Letters to the Editor

Letter: Keeping his change

February 11, 2014


To the editor:

I want to keep my change, thank you.

Seems like everywhere we go now, someone wants our spare change or wants to sell something extra. Go to the store and there are tables set up where we are supposed to buy from or donate to. At the registers they now ask, “Do you want to donate your change to so and so?”

NO, stop, it is annoying and I will not give to these any longer. Too hard to determine who is legitimate. So many scams out there. Stop sending your kids to hit me up as I walk into a store.


Ron Holzwarth 4 years, 2 months ago

I definitely agree with you, I consider that to be very irksome. And, there's a guilt trip if you don't donate. The worst though, are the phone solicitors! NEVER donate to a phone solicitor, the charity gets only a fraction of the amount donated, and in at least one money collection scheme that I know of, they don't get a fraction, instead they are paid a flat fee, and the telephone collection company then gets to keep whatever they get people to give them. Or, at least that's the way it was, it might have changed by now.

Ron Holzwarth 4 years, 2 months ago

In the LJWorld on August 24, 2011, there was an editorial titled: 'Charity Concerns'
Instead of commenting all over again, I'm clipping in my comments from then, with a small amount of editing to correct spelling, grammatical, and possibly factual errors. From:

"there isn’t anything illegal about a charity giving only 11 cents on the donated dollar to those who are supposed to benefit from the charity."

Where did that idea come from? They don't have to give that much.

The following are repeats of postings I made here on LJWorld. The article was titled:
'Save the Children solicitors irk some downtown shoppers, business owners', by Shaun Hittle.
It was published on June 6, 2011.

I was told by a former employee of an organization that solicited for 'The Association of Chiefs of Police', or maybe it was Highway Patrol, or Sheriff, or some similar name, that they were paid a flat fee of $100,000 (at that time) for the right to make and collect telephone solicitations for them.

The flat fee was the same, regardless of how much money they actually collected. And, from what I was told, it was a very profitable business.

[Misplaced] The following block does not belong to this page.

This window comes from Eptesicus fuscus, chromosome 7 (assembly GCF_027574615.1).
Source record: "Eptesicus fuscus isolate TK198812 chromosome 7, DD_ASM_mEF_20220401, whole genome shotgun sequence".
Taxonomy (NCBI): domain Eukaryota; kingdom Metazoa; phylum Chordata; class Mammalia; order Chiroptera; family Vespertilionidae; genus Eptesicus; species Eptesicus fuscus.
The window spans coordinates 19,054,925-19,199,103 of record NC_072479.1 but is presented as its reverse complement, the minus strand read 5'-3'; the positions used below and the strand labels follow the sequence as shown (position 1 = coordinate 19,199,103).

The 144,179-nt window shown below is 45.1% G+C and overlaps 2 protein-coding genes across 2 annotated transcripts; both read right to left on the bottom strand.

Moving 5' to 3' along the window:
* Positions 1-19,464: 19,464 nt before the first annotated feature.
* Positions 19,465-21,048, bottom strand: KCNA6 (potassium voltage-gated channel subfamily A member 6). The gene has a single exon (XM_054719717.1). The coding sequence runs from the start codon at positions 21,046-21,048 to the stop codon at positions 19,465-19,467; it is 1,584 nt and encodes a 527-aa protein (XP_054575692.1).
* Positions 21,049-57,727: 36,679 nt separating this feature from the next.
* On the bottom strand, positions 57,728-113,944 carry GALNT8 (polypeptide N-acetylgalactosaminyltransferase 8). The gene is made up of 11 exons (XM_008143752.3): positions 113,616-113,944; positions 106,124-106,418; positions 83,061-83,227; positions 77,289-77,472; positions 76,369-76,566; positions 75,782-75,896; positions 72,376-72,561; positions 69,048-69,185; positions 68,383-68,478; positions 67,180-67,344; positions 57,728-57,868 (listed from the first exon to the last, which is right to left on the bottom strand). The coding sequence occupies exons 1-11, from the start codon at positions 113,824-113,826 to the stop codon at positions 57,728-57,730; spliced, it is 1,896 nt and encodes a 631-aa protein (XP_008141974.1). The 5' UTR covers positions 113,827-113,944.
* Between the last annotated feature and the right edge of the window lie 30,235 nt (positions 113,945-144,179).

I could hardly believe him!

I had questions about how ethical that was, and I was told that $100,000 was more than 'The Kansas Association of Chiefs of Police' or whatever the name was, could collect any other way, and that by collecting money that way, they got more of an income than they could any other way.

Well of course one day the phone rang, and guess who it was! I started to grill the person on the other end of the phone line - and he admitted all that was true!

Ethical man, I must admit!

But if anyone heard that call, he lost his job for sure.

Ron Holzwarth 4 years, 2 months ago

(continued from above)

That brings to mind another "legal" "scam" that people see all the time and an amazing number of people contribute, thinking that they are doing someone some good by sparing just a bit of pocket change.

I'm talking about those cardboard stands that you commonly see in restaurants and other businesses, asking for spare change, usually quarters, for some charity. You are to insert your quarters or dimes into the stands to make your contribution.

But if you look closely, you will notice that it appears that someone has been stealing from the charity!

Here's the way it works: Someone pays a flat fee for the "right" to place a solicitation card in a business, and then they get to keep all the money collected. I don't know how much the flat fee is, but I'm guessing that it's about $25 a month, but I really don't know how much.

So, every once in a while, the person who placed the collection card there goes and collects all the change collected, and then pockets the money. Of course, he counts every last dime for tax purposes, you can count on that.

If you seriously want to donate to that charity, note the name and phone number from the card, it's printed right on it, and then send your donation directly.

But of course, no one ever does that. They just put their quarters in, and "feel good" about themselves.

But in some cases, 100% of the money donated goes to the charity. I've been informed that at least one very large grocery store chain sponsors charities and forwards 100% of the proceeds.

Scott Burkhart 4 years, 2 months ago

Just say, "No thank you," and continue on your way Russell. Take the high road. It's less traveled.

Russell Fryberger 4 years, 2 months ago

I do exactly that. I don't get rude, just fed up.

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